The Polish Communist Cola That Turns You Into a Giant Dwarf

Communist countries were jealous of a few things from the West, and one of them was the famous "capitalist" soft drink. A Polish copy became the symbol of attempts at escaping communism – but in a very unexpected way.

Kingsize movie set
On the set of the film 1987 film "Kingsajz," directed by Juliusz Machulski. Pictured: Leonard Pietraszak, Jan Machulski, Katarzyna Figura, and Jacek Chmielnik. There are bottles of Polo Cockta on the table. Photo: Jerzy Kośnik / East News

During the Cold War, the mythical struggle was very much real, with both sides of the conflict, capitalist and socialist, fighting the war with symbols. And although for decades it was a trench war, with both sides fixed on their positions for a long time, there were areas of very kinetic conflict. One of them was soft drinks, where one symbol broke the socialist defense line and penetrated the socialist mir: cola.

Now, you say ‘socialist cola’, and I say Kofola – that’s the first possible association, as this Czechoslovakian soft dark herbal drink to this day is the most successful follower of Coca-Cola in Central Europe. But the Polish (as the name suggests) Polo Cockta had its moment in the late 1980s when it became a movie star.

Bottle of Polo Cockta
Bottle of Polo Cockta. Photo: Roman Jocher / agencjawyborcza.pl

The enemy tempts you with Coca-Cola

Now, let us clarify the “cock” part first: use Occam’s razor when looking for the pun. Most probably, the drink, introduced in Poland in the 1960s, had nothing to do with cock – neither male hen nor any other possible meaning of the word. Why the “k” then? Well, perhaps someone assumed that “cockta” looks more American, like “cocktail.” Or, even better, more directly hints as to how to read this unusual “American” word? Anyway, no COCKta joke remains as pun, as Polo Cockta is now (again) in (limited) distribution.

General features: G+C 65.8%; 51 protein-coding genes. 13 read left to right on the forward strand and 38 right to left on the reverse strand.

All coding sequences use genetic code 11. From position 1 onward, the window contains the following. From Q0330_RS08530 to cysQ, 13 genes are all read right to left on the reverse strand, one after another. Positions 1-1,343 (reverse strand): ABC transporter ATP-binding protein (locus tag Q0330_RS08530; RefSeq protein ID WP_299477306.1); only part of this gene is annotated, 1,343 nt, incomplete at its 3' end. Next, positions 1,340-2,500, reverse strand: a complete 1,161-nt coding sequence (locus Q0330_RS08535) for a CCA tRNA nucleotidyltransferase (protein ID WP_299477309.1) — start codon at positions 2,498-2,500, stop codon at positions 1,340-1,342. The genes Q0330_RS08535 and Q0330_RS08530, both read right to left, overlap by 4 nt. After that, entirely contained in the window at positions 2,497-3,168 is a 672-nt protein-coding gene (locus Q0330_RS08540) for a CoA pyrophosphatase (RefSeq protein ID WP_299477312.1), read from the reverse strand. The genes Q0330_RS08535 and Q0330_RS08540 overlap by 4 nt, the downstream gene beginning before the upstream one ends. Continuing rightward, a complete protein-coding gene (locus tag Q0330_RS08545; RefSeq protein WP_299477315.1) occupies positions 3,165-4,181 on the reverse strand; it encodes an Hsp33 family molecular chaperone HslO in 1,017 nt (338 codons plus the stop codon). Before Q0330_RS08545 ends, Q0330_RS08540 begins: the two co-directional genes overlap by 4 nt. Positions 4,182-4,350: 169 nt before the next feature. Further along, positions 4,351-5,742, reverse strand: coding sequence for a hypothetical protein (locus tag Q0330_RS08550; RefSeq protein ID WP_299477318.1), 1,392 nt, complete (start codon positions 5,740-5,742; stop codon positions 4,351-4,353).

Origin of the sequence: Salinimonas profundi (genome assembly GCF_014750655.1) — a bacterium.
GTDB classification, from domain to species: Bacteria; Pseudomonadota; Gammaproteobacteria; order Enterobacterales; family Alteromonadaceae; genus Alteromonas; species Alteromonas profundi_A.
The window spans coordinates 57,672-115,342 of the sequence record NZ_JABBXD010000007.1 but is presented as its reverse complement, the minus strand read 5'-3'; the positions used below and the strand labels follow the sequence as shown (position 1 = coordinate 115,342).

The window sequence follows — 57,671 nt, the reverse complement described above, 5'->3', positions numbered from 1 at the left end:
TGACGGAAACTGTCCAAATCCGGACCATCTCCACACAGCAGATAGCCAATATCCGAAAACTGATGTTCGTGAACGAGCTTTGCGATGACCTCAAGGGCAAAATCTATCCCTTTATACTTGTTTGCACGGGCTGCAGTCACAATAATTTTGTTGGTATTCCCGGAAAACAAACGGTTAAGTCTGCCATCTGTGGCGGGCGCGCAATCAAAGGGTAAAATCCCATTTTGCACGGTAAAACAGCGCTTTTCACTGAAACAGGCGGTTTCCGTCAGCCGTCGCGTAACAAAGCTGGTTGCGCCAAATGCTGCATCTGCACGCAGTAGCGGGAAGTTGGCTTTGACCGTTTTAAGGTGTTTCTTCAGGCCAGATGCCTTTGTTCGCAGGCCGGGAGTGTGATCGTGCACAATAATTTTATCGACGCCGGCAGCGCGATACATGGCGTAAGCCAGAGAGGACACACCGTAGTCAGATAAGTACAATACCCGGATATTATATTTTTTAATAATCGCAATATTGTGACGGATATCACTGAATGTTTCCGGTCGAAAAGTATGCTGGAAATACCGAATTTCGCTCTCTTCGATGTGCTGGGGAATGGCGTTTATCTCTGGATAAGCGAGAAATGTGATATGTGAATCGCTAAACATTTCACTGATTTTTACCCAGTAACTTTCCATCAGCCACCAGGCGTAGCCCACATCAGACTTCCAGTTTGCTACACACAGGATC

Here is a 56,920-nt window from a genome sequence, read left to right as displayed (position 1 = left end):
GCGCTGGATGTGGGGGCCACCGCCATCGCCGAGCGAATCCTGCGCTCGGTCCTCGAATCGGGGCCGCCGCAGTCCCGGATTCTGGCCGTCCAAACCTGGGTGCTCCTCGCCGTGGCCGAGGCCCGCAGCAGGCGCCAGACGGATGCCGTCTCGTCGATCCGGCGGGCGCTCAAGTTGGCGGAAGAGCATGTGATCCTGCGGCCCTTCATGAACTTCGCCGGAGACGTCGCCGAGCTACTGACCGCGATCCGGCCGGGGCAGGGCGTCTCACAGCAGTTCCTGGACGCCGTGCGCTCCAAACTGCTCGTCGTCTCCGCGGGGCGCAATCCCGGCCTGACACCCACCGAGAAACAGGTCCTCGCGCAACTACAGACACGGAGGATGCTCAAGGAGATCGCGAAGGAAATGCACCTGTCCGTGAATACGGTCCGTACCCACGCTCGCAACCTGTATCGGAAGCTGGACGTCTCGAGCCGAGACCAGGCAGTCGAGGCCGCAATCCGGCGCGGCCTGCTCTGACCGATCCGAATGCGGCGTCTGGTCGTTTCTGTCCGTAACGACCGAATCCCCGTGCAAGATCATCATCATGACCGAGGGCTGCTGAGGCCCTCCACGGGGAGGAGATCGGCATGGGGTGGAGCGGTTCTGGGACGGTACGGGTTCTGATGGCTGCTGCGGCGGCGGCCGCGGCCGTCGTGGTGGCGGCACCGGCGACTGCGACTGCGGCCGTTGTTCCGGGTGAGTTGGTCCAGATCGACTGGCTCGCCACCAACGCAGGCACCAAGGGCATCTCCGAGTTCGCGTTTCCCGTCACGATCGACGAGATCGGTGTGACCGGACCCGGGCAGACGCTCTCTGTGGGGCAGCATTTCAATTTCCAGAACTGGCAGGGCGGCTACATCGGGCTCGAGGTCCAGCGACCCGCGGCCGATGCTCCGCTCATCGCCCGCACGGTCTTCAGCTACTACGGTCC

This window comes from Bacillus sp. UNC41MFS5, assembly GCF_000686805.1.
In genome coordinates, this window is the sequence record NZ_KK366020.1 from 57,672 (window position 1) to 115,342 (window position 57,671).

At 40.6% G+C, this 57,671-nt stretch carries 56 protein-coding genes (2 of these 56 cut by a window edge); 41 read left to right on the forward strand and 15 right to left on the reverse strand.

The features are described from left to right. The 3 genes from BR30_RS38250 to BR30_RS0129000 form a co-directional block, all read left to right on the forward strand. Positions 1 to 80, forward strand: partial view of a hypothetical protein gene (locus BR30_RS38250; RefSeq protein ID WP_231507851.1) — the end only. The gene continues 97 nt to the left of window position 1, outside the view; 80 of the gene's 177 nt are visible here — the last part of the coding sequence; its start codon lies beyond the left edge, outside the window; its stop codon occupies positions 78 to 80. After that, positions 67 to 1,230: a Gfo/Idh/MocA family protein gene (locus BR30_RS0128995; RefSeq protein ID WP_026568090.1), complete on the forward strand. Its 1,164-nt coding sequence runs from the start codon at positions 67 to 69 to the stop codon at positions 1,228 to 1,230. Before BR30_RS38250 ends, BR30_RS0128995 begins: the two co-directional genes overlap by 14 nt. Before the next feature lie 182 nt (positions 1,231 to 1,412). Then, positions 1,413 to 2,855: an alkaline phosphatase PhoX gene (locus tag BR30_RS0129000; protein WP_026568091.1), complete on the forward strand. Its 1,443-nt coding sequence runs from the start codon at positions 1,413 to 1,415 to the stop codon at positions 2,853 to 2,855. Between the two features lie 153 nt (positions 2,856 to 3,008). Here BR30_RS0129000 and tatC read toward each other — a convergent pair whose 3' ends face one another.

The need for a refreshing fizzy drink was fulfilled by “Społem” – state-run food cooperatives that were in charge of some of the food production and much of its distribution. And no, you can’t get a recipe, as there was none. There were local producers using available approximations of The Real Thing, with locally available bottles and labels.

Many variants of Polo-Cockta were heirs to earlier attempts at counterfeiting Coke – Cola-Cola, Extra-Cola, Polo-Cola, and the like.

All this said, it is hard to determine if Polo Cockta was A Thing – but obviously, as with Polish jeans manufacturer “Odra” – the laughable yet desired attempt at mimicking the West. Drinking Polo Cockta might have been fun, but then again – Coca-Cola remained a Socialist propaganda villain, with the slogan “The enemy tempts you with Coca-cola” remembered to this day as a symbol of this puny ideological effort.

The Polo-Cocktists on the loose

This is why, when in the early 1970s, the General Secretary of the Communist party, Edward Gierek, introduced Western soft drinks to Poland, the popularity of all national copies faded. Fun fact: Gierek oversaw the introduction of both Coca-Cola and Pepsi to Poland through the one and the same license holder, so for the first time in history, two competitors were under one umbrella corporation.

But was Polo-Cockta entirely forgotten? No, it wasn’t, and that’s thanks to art’s power to immortalize ideas. The time for Polo-Cockta came in 1987, when Juliusz Machulski made one of his most famous comedies – “Kingsajz.”